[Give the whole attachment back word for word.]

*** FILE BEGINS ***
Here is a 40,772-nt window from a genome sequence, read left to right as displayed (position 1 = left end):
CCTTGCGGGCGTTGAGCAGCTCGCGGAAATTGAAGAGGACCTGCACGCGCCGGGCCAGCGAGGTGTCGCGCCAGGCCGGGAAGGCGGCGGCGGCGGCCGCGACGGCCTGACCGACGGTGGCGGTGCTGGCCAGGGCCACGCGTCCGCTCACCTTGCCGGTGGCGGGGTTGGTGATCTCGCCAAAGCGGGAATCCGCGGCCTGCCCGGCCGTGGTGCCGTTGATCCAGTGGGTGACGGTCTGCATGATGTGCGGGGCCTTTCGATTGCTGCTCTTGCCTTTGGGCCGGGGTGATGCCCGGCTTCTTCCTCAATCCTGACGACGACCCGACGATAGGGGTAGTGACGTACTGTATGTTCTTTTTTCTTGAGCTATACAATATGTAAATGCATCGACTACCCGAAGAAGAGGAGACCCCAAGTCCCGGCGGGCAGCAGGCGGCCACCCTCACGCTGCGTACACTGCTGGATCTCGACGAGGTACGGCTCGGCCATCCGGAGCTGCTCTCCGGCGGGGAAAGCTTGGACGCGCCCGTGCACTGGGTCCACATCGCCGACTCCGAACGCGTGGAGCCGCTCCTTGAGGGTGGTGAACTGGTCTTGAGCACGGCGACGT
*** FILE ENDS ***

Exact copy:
Here is a 40,772-nt window from a genome sequence, read left to right as displayed (position 1 = left end):
CCTTGCGGGCGTTGAGCAGCTCGCGGAAATTGAAGAGGACCTGCACGCGCCGGGCCAGCGAGGTGTCGCGCCAGGCCGGGAAGGCGGCGGCGGCGGCCGCGACGGCCTGACCGACGGTGGCGGTGCTGGCCAGGGCCACGCGTCCGCTCACCTTGCCGGTGGCGGGGTTGGTGATCTCGCCAAAGCGGGAATCCGCGGCCTGCCCGGCCGTGGTGCCGTTGATCCAGTGGGTGACGGTCTGCATGATGTGCGGGGCCTTTCGATTGCTGCTCTTGCCTTTGGGCCGGGGTGATGCCCGGCTTCTTCCTCAATCCTGACGACGACCCGACGATAGGGGTAGTGACGTACTGTATGTTCTTTTTTCTTGAGCTATACAATATGTAAATGCATCGACTACCCGAAGAAGAGGAGACCCCAAGTCCCGGCGGGCAGCAGGCGGCCACCCTCACGCTGCGTACACTGCTGGATCTCGACGAGGTACGGCTCGGCCATCCGGAGCTGCTCTCCGGCGGGGAAAGCTTGGACGCGCCCGTGCACTGGGTCCACATCGCCGACTCCGAACGCGTGGAGCCGCTCCTTGAGGGTGGTGAACTGGTCTTGAGCACGGCGACGT